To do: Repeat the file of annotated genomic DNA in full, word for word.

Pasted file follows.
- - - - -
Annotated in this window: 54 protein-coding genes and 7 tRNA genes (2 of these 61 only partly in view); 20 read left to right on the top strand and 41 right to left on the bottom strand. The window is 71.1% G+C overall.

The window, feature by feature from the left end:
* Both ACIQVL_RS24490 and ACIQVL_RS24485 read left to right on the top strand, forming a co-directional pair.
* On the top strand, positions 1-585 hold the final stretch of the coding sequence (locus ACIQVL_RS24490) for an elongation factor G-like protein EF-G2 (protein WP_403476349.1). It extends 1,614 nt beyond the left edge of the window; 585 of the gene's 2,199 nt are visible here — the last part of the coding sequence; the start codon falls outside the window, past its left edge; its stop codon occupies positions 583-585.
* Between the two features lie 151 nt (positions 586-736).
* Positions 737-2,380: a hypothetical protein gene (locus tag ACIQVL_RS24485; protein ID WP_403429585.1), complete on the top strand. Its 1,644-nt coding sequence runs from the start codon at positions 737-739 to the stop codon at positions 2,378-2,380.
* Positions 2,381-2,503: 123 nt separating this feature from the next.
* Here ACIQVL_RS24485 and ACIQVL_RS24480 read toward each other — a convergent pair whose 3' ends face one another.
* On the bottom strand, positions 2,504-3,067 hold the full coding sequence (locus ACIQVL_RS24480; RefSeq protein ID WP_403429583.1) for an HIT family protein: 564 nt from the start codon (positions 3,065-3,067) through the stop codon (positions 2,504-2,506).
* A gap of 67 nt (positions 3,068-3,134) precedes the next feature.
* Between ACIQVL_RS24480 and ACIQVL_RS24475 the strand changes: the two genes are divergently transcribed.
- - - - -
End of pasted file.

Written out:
Annotated in this window: 54 protein-coding genes and 7 tRNA genes (2 of these 61 only partly in view); 20 read left to right on the top strand and 41 right to left on the bottom strand. The window is 71.1% G+C overall.

The window, feature by feature from the left end:
* Both ACIQVL_RS24490 and ACIQVL_RS24485 read left to right on the top strand, forming a co-directional pair.
* On the top strand, positions 1-585 hold the final stretch of the coding sequence (locus ACIQVL_RS24490) for an elongation factor G-like protein EF-G2 (protein WP_403476349.1). It extends 1,614 nt beyond the left edge of the window; 585 of the gene's 2,199 nt are visible here — the last part of the coding sequence; the start codon falls outside the window, past its left edge; its stop codon occupies positions 583-585.
* Between the two features lie 151 nt (positions 586-736).
* Positions 737-2,380: a hypothetical protein gene (locus tag ACIQVL_RS24485; protein ID WP_403429585.1), complete on the top strand. Its 1,644-nt coding sequence runs from the start codon at positions 737-739 to the stop codon at positions 2,378-2,380.
* Positions 2,381-2,503: 123 nt separating this feature from the next.
* Here ACIQVL_RS24485 and ACIQVL_RS24480 read toward each other — a convergent pair whose 3' ends face one another.
* On the bottom strand, positions 2,504-3,067 hold the full coding sequence (locus ACIQVL_RS24480; RefSeq protein ID WP_403429583.1) for an HIT family protein: 564 nt from the start codon (positions 3,065-3,067) through the stop codon (positions 2,504-2,506).
* A gap of 67 nt (positions 3,068-3,134) precedes the next feature.
* Between ACIQVL_RS24480 and ACIQVL_RS24475 the strand changes: the two genes are divergently transcribed.